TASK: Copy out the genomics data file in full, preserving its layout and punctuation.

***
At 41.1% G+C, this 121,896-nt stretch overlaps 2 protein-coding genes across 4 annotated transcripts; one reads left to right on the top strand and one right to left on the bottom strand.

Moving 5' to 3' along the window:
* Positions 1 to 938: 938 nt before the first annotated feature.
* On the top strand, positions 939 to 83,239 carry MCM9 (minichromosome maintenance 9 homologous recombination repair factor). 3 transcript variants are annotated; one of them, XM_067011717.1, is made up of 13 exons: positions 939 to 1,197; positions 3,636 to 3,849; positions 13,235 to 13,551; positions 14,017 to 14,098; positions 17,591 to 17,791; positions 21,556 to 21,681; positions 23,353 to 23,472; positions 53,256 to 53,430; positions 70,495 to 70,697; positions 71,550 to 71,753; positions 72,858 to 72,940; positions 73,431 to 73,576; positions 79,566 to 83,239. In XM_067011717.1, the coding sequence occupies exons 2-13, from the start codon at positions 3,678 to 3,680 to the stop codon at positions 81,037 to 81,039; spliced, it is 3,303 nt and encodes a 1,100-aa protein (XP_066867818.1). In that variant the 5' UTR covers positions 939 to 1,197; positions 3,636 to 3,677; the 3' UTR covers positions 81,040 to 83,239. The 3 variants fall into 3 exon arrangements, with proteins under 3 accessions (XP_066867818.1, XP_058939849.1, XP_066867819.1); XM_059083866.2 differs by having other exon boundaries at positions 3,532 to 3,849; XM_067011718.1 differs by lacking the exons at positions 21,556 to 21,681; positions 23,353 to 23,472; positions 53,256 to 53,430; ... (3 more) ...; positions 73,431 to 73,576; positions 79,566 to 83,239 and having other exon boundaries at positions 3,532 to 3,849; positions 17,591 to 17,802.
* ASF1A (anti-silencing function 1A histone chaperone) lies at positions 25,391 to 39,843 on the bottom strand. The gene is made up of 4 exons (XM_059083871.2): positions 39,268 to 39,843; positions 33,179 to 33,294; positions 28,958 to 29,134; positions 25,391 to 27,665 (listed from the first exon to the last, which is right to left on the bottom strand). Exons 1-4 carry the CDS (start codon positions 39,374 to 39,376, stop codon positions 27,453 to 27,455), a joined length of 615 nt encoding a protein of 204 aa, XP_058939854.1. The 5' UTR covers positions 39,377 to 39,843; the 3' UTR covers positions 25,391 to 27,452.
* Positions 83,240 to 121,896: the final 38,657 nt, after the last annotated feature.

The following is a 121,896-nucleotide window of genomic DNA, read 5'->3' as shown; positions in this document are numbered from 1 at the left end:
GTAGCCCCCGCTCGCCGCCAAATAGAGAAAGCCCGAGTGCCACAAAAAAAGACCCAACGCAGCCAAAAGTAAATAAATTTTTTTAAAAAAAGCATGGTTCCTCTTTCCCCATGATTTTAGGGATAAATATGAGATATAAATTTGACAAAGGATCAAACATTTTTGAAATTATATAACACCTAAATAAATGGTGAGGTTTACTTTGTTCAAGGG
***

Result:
At 41.1% G+C, this 121,896-nt stretch overlaps 2 protein-coding genes across 4 annotated transcripts; one reads left to right on the top strand and one right to left on the bottom strand.

Moving 5' to 3' along the window:
* Positions 1 to 938: 938 nt before the first annotated feature.
* On the top strand, positions 939 to 83,239 carry MCM9 (minichromosome maintenance 9 homologous recombination repair factor). 3 transcript variants are annotated; one of them, XM_067011717.1, is made up of 13 exons: positions 939 to 1,197; positions 3,636 to 3,849; positions 13,235 to 13,551; positions 14,017 to 14,098; positions 17,591 to 17,791; positions 21,556 to 21,681; positions 23,353 to 23,472; positions 53,256 to 53,430; positions 70,495 to 70,697; positions 71,550 to 71,753; positions 72,858 to 72,940; positions 73,431 to 73,576; positions 79,566 to 83,239. In XM_067011717.1, the coding sequence occupies exons 2-13, from the start codon at positions 3,678 to 3,680 to the stop codon at positions 81,037 to 81,039; spliced, it is 3,303 nt and encodes a 1,100-aa protein (XP_066867818.1). In that variant the 5' UTR covers positions 939 to 1,197; positions 3,636 to 3,677; the 3' UTR covers positions 81,040 to 83,239. The 3 variants fall into 3 exon arrangements, with proteins under 3 accessions (XP_066867818.1, XP_058939849.1, XP_066867819.1); XM_059083866.2 differs by having other exon boundaries at positions 3,532 to 3,849; XM_067011718.1 differs by lacking the exons at positions 21,556 to 21,681; positions 23,353 to 23,472; positions 53,256 to 53,430; ... (3 more) ...; positions 73,431 to 73,576; positions 79,566 to 83,239 and having other exon boundaries at positions 3,532 to 3,849; positions 17,591 to 17,802.
* ASF1A (anti-silencing function 1A histone chaperone) lies at positions 25,391 to 39,843 on the bottom strand. The gene is made up of 4 exons (XM_059083871.2): positions 39,268 to 39,843; positions 33,179 to 33,294; positions 28,958 to 29,134; positions 25,391 to 27,665 (listed from the first exon to the last, which is right to left on the bottom strand). Exons 1-4 carry the CDS (start codon positions 39,374 to 39,376, stop codon positions 27,453 to 27,455), a joined length of 615 nt encoding a protein of 204 aa, XP_058939854.1. The 5' UTR covers positions 39,377 to 39,843; the 3' UTR covers positions 25,391 to 27,452.
* Positions 83,240 to 121,896: the final 38,657 nt, after the last annotated feature.

The following is a 121,896-nucleotide window of genomic DNA, read 5'->3' as shown; positions in this document are numbered from 1 at the left end:
GTAGCCCCCGCTCGCCGCCAAATAGAGAAAGCCCGAGTGCCACAAAAAAAGACCCAACGCAGCCAAAAGTAAATAAATTTTTTTAAAAAAAGCATGGTTCCTCTTTCCCCATGATTTTAGGGATAAATATGAGATATAAATTTGACAAAGGATCAAACATTTTTGAAATTATATAACACCTAAATAAATGGTGAGGTTTACTTTGTTCAAGGG